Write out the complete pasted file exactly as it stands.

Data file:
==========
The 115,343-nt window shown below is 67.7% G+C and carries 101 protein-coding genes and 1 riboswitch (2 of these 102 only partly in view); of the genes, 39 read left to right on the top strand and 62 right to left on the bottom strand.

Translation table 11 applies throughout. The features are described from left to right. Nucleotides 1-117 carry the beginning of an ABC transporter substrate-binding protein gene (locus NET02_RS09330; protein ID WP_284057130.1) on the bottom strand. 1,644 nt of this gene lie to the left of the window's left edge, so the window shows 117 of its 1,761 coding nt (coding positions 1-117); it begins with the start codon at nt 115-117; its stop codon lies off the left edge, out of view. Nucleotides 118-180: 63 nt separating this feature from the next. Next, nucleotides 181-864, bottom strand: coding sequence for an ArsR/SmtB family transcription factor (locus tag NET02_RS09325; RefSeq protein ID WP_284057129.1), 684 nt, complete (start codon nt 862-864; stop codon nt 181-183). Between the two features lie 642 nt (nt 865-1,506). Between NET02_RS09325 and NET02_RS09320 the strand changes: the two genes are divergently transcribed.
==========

The 115,343-nt window shown below is 67.7% G+C and carries 101 protein-coding genes and 1 riboswitch (2 of these 102 only partly in view); of the genes, 39 read left to right on the top strand and 62 right to left on the bottom strand.

Translation table 11 applies throughout. The features are described from left to right. Nucleotides 1-117 carry the beginning of an ABC transporter substrate-binding protein gene (locus NET02_RS09330; protein ID WP_284057130.1) on the bottom strand. 1,644 nt of this gene lie to the left of the window's left edge, so the window shows 117 of its 1,761 coding nt (coding positions 1-117); it begins with the start codon at nt 115-117; its stop codon lies off the left edge, out of view. Nucleotides 118-180: 63 nt separating this feature from the next. Next, nucleotides 181-864, bottom strand: coding sequence for an ArsR/SmtB family transcription factor (locus tag NET02_RS09325; RefSeq protein ID WP_284057129.1), 684 nt, complete (start codon nt 862-864; stop codon nt 181-183). Between the two features lie 642 nt (nt 865-1,506). Between NET02_RS09325 and NET02_RS09320 the strand changes: the two genes are divergently transcribed.